Hierarchical content organization The current solution uses namespaces and access control based on them.
Powerful markup language The markup language should be both simple and powerful. It should support tables and understand source code from various languages including Python, VHDL, Verilog, C and Java.
Easy editing The current solution makes it possible to edit sections of a page separately.
A open-source, winning solution
Clearly we are looking for an open-source solution.
But in addition, we want to have a "winning" solution. To illustrate what this means, consider revision control tools as an example. For a long time, cvs was the clear market leader among the open-source solutions. Then suddenly, as a result of some of its deficiencies coupled to changing usage requirements, a lot of new tools and innovative ideas emerged, such as bitkeeper, arch, subversion, git, darcs, mercurial, and several others. At this point, I believe there is a concensus that for the type of projects like MyHDL, subversion is the "winning" solution. Perhaps cvs is still more widely used - but it wouldn't make a lot of sense to use it for new projects. Also, subversion is definely not the most interesting or innovative solution. It just happens to have the right mix of features to get the momentum behind it.
I'd like to qualify the above paragraph. It has become clear that there are really 2 types of revision control tools: centralized versus distributed. I maintain that subversion is a winning solution among the centralized systems. However, I have now become convinced that the distributed type is the wave of the future. This is mainly because of a very positive experience with the real-time usage of git. For MyHDL, I am in the process of converting to mercurial, because it's a Python-based system and some very large projects have converted to it. Also, it's the only other system tolerated by git's creator (Linus) :-) -- Jan Decaluwe 2008/05/29
It's a question of risk management. Of course we want to contribute to open-source solutions, but our main focus to work and innovate on is MyHDL. When we choose a CMS we want to make sure that for the forseeable future innovation and problem fixing will continue (and will mainly be done by others :-)).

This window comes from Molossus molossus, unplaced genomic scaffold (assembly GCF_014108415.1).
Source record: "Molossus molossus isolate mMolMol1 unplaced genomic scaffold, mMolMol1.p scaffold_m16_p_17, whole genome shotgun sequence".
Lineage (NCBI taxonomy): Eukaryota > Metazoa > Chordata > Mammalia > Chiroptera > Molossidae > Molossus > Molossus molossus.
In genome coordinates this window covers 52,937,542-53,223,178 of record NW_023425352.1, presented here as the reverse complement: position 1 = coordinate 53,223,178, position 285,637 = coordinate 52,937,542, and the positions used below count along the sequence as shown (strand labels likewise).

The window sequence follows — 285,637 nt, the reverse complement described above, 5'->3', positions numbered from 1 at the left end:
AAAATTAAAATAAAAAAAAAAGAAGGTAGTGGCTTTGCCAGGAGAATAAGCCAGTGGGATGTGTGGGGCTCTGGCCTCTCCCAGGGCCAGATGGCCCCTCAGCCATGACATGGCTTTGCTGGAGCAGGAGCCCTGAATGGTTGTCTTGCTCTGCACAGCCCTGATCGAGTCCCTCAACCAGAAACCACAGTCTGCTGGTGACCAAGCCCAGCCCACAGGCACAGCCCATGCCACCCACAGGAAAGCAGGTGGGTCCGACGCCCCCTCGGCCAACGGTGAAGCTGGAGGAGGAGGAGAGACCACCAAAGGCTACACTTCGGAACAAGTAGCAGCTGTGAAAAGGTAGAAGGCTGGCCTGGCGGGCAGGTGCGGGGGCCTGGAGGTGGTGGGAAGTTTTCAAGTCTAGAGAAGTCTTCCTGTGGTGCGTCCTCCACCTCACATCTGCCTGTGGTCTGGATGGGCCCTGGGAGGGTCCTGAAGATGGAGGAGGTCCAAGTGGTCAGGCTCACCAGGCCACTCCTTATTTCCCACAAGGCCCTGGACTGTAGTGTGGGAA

In addition to the technical requirements, another issue has to be resolved: the website management. We have to define how to decide on issues like the following.
- Users and access control Who is allowed access? What type of access? What's the procedure for registering new users and contributors?
- Content What type of content are we looking for? How do we resolve conflicts about content?
- Licensing How is the site content licensed?
The management of the current MyHDL website is simple: MyHDL's author and maintainer owns the site and has the power to decide on everything. As the new website should be "owned" by the "community", this would have to change. The question is how; this is completely open at this point.
We have not found an adequate solution yet; it may not yet exist.
It seems that at this point, the main action and innovation in the Python world is in the development of new web development frameworks - the things that can be used to develop a CMS. For example, a lot of new template languages are being developed and proposed. A lot of people just don't seem to be happy with the traditional Python solution (Zope).
It seems only a matter of time before an open-source CMS solution will be developed on top of a "winning" web development framework, along the lines that we have descirbed. But that hasn't happened yet.